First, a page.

The Boston Celtics will begin their 2017-18 NBA season traveling to Cleveland to square-up with the Cavaliers on Tuesday, which means Kyrie Irving will play his first-ever game as an opponent at Quicken Loans Arena.
Irving hit the side-step three over Stephen Curry in the 2015 NBA Finals to deliver Cleveland its first NBA championship in franchise history, but after forcing his way out of town this summer, it’s anyone’s guess how the city will respond when he walks onto the court in green and white.
His odds at landing a standing ovation or a spattering of boos have probably been influenced by what he’s said about the Cavaliers, LeBron James, and the city of Cleveland since being traded to Boston.
July 24: Irving wants a trade
While Irving was on his first official tour with Nike basketball across all of Asia, people stateside were going bonkers after news broke of his trade request. Irving reportedly requested the trade because he didn’t want to play with James anymore and wanted a chance to forge his own legacy elsewhere without being a casualty of James’ impending free agency decision.
Aug. 23: Irving to the Celtics becomes official
After about a month of silence and speculation, Cleveland agreed to send Irving to Boston for Isaiah Thomas, Jae Crowder, Ante Zizic, and the Brooklyn Nets’ unprotected 2018 first-round pick.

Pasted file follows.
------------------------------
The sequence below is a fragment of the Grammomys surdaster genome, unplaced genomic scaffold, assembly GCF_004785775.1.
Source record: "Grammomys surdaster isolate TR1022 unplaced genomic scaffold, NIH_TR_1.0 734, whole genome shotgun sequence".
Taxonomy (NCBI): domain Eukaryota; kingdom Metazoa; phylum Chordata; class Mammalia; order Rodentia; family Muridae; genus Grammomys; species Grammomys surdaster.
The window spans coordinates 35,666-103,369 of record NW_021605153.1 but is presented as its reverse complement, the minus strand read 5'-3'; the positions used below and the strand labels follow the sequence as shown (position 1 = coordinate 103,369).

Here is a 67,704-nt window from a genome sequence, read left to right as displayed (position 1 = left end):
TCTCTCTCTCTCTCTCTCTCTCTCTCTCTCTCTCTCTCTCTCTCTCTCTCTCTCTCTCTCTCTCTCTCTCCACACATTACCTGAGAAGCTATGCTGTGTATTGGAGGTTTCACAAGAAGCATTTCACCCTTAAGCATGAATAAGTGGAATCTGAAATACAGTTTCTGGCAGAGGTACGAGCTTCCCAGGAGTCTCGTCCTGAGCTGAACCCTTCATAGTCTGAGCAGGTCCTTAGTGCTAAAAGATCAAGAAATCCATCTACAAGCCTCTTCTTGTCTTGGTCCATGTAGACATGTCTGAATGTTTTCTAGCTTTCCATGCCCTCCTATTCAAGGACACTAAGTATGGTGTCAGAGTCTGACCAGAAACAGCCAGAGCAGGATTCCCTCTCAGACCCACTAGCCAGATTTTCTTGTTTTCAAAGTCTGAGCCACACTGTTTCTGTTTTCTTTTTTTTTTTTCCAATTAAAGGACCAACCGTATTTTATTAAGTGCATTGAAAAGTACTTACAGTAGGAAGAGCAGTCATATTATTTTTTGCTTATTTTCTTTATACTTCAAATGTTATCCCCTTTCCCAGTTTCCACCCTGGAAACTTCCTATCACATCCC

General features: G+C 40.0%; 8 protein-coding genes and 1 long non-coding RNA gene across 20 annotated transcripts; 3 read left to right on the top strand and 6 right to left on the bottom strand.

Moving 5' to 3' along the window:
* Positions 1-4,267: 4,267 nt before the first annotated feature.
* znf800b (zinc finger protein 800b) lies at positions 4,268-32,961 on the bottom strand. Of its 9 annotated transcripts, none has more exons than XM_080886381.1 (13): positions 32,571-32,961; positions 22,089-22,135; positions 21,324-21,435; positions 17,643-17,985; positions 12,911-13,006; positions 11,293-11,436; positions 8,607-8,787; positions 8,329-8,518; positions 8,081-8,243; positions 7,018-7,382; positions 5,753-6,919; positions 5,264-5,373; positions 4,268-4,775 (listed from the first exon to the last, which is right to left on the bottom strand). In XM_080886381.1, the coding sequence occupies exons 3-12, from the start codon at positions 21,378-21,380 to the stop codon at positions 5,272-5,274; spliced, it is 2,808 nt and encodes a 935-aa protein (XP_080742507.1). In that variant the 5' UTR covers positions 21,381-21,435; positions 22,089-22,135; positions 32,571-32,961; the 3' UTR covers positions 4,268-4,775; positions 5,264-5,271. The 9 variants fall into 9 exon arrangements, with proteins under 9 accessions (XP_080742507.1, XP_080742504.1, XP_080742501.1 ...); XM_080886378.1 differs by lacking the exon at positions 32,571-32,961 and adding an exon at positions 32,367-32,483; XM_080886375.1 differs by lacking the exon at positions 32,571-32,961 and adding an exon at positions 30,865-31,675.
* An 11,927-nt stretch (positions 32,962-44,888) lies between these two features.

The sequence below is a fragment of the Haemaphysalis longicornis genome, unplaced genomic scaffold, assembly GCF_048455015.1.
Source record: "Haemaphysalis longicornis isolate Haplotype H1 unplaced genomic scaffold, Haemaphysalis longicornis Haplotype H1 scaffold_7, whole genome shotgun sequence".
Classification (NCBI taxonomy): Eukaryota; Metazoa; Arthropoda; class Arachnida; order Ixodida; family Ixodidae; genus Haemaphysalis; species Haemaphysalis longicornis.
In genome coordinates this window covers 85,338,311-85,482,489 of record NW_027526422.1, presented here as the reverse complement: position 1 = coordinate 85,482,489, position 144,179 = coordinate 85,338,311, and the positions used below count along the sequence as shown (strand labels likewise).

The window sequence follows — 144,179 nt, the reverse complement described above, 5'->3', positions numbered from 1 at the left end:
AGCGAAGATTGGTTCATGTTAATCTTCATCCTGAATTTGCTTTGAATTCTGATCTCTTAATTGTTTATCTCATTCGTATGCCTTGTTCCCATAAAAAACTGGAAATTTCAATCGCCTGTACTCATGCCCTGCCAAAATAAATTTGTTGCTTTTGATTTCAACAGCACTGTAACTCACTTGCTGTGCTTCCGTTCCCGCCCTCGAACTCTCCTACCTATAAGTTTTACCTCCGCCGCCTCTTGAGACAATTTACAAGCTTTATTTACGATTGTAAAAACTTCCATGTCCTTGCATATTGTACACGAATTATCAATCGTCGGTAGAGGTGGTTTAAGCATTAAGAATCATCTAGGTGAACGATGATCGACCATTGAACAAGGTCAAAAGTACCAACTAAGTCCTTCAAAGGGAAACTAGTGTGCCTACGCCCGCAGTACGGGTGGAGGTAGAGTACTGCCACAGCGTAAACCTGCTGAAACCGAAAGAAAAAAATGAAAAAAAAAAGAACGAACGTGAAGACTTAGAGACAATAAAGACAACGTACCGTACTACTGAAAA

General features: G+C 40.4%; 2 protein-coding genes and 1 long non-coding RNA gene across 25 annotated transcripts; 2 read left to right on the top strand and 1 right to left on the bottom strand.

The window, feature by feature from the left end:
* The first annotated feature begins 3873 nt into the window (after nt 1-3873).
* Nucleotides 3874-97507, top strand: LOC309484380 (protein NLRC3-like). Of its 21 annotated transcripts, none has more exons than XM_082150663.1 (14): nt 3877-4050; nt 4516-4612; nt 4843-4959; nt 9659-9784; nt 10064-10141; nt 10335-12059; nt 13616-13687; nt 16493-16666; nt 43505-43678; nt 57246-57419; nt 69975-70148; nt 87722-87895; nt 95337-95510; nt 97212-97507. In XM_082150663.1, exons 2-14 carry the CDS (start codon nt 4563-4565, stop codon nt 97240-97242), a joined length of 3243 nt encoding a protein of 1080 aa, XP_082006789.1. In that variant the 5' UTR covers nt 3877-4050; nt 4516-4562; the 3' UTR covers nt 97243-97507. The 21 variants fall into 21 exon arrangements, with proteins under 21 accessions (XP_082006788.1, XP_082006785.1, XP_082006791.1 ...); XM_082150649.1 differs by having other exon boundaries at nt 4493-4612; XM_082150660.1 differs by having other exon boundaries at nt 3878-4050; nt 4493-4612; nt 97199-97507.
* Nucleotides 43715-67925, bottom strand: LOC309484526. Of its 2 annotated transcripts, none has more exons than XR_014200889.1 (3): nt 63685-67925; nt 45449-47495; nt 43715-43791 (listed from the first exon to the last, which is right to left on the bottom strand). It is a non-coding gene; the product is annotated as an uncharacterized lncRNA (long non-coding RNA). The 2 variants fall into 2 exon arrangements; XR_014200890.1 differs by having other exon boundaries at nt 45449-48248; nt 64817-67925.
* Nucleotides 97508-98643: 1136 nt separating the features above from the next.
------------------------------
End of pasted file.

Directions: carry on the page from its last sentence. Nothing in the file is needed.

The trade hit a snag after Thomas failed his physical in Cleveland, revealing a hip injury that was much worse than anticipated. Still, after Boston included a 2018 second-rounder trade was finalized a week later and Irving was on his way to Boston.
Sept. 1: Irving is introduced as a Celtic
“And now that I’m sitting here, it just echoes in terms of me just being very appreciative of not only the Cleveland fans and all of Ohio, as well as Bron in incorporating me into that special team we had in Cleveland. Because, I mean, three finals in a row, all the shared memories with [the teammates], they all know how I feel about them individually as well as the amount of love we have for one another. The brotherhood exists, even without all this, and it will continue. So that’s exactly where it is, and I’m very appreciative of it.”